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Tomorrow’s engineers are the students of today


Oct 30, 2014

Expressway Route to engineering - media 3A unique college course that helps school pupils gain valuable qualifications and experience in growing sectors is being celebrated to mark Tomorrow’sEngineers Week (Nov 3-7).

Young people studying on Redcar & Cleveland College’s trailblazing Expressway Route to Engineering course said they were eager for other school pupils to consider working in the field.

The Expressway Route programme enables14 and 15-year-olds to go into the college one day a week to engage in one of a number of priority sectors including engineering, health and social care, creative media or civil engineering, enabling them to gain a BTEC Level 2 qualification in their chosen subject and vital work experience and links with industry.

The Routes to Engineering course has been hailed a major success by the Association of Colleges (AoC), which this year gave the college £80,000 in funding so it could assist four other colleges in the North East to roll out similar programmes.

Businesses who have supported Redcar & Cleveland College in both the development and implementation of the programme said they were not surprised by its success.

All of the 20 youngsters who completed the first two-year Routes to Engineering course in July are now either in engineering Apprenticeships, continuing at the college on the BTEC Level 3 course or studying A-Levels.

All are still set on a career in engineering.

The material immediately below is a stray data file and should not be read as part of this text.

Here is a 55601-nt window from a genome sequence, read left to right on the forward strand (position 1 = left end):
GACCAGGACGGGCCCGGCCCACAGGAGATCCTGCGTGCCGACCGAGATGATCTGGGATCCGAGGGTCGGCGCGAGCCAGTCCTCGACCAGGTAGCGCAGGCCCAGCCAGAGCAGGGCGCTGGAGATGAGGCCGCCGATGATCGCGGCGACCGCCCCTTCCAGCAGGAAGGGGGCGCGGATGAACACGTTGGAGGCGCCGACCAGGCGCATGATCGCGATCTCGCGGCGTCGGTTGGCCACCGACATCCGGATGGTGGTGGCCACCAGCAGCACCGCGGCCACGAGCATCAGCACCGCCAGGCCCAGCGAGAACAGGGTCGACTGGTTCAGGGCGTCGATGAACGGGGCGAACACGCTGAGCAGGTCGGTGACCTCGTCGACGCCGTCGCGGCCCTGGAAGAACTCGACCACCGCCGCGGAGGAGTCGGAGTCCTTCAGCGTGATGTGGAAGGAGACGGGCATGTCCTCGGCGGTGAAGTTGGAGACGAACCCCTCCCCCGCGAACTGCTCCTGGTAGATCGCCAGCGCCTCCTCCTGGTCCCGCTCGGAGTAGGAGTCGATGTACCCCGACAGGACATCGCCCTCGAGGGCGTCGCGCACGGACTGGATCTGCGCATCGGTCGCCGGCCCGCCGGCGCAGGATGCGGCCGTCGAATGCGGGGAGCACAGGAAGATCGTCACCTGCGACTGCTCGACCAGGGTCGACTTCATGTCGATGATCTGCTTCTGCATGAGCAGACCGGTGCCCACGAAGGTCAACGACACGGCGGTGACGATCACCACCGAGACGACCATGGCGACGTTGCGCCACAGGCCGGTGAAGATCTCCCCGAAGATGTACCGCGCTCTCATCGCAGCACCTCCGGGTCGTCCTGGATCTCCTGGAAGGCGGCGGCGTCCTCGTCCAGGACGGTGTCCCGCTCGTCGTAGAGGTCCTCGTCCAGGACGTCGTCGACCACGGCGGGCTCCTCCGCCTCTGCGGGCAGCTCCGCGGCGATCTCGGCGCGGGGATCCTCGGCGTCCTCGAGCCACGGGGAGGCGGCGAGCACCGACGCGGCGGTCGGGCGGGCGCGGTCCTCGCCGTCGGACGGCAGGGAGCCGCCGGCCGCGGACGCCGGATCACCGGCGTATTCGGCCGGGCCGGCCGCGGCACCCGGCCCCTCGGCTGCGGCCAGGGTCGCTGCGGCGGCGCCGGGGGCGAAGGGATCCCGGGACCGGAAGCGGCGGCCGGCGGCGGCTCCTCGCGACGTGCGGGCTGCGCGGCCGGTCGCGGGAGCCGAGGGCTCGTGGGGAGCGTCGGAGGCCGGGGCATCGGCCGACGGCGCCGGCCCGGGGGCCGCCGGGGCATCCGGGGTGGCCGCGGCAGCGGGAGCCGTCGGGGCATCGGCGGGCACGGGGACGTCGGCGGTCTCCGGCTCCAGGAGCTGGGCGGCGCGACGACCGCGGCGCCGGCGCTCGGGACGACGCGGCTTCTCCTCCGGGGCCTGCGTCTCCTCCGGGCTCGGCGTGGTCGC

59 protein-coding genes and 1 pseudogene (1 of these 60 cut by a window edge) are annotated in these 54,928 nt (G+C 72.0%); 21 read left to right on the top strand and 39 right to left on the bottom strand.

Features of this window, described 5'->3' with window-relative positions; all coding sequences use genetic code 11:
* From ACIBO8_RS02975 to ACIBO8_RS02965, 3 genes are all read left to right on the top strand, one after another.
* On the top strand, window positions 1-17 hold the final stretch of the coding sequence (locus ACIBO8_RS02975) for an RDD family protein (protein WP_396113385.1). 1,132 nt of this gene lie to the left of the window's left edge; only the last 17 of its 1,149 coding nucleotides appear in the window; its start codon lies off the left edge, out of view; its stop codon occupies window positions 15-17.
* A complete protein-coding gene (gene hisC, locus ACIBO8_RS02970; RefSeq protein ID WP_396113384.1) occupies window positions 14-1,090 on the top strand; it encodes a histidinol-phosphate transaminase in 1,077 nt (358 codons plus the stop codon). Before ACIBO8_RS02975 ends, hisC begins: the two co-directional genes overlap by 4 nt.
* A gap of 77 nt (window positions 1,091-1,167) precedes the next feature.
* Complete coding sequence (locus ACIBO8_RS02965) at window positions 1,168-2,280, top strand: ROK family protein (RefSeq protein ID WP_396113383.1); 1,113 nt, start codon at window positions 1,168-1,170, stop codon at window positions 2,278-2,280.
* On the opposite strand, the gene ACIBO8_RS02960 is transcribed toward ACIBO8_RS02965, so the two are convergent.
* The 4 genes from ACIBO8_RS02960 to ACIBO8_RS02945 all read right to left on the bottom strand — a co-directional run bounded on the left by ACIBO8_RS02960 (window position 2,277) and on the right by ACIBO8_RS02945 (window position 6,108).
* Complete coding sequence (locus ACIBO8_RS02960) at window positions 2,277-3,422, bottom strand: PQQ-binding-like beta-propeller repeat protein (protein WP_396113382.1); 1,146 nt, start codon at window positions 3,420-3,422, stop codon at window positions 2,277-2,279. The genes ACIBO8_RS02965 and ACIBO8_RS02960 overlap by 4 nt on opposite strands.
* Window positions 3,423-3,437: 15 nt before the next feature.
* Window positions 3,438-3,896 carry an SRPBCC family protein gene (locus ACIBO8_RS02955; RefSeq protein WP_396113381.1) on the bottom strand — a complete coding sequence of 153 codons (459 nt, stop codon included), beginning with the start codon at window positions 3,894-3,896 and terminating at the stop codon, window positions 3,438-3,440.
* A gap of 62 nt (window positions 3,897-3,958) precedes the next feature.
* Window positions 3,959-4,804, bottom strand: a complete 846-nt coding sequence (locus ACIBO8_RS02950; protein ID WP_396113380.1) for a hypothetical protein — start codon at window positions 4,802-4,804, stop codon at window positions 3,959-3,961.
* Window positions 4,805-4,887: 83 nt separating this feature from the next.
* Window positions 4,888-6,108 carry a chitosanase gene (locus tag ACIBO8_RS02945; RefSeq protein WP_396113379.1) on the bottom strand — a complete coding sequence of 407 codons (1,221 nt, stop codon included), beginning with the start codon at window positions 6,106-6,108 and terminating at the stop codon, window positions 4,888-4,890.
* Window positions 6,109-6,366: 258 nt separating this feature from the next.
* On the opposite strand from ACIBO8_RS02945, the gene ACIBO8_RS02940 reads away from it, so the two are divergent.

Tony Johnson, Production Support Manager at Huntsman Polyurethanes, has worked with the college since the inception of the programme.

He said: “The process industries have for some time been experiencing a shortage of good, young engineers so Huntsman got involved from the start to help build a context and structure for the course and provide work experience and mentoring support.

“The fact that we have already seen so many young people go on to Apprenticeships or further engineering qualifications means that it is proving successful and achieving what it set out to do.”

College Principal Gary Groom initiated the programme in direct response to the growing needs of local employers.

He said: “The programme is in its fifth year now and we have worked hard to address skills shortages, while at the same time creating a pipeline of highly motivated young people who are already shaping up to be amazing young engineers.

“We are particularly proud of our first cohort, all of whom achieved very high standards and have continued into the engineering sector.  The programme has been so successful the college has been asked to lead the regional roll out of the project in the North East and is attracting a lot of interest nationally.”

James Metcalfe, 16, from Marske, is on an Apprenticeship with TTE, sponsored by Sembcorp Utilities, after completing the programme.

He said: “I got involved in the Expressway Route programme because I thought it would give me a head start. It enabled me to start working towards my career early and certainly helped me to get the Apprenticeship.”

And Sophie Knight, 14, a student at Rye Hills School in Redcar, is currently on the programme, with ambitions of becoming a mechanical engineer in the Army.

She said: “Most girls at school think engineering is a boy’s thing – that it’s dirty and strenuous – but it isn’t. I think more girls would like it if only they knew more and gave it a go.”

Candace Gilbert, STEM Project Manager at Redcar & Cleveland College, said support for the programme from industry leaders hadbeen phenomenal.

She said: “We are very proud of our Expressway Route programme and the impact it is already having on young people and local businesses.”

Tomorrow’s Engineers Week, first launched by the Department for Business, Innovation and Skills in 2013,  aims to change perceptions of engineering among young people, focussing on 11 to 14 –year-olds, their parents and teachers.


For more information about courses, call the college on 01642 473132 or go to www.cleveland.ac.uk

By admin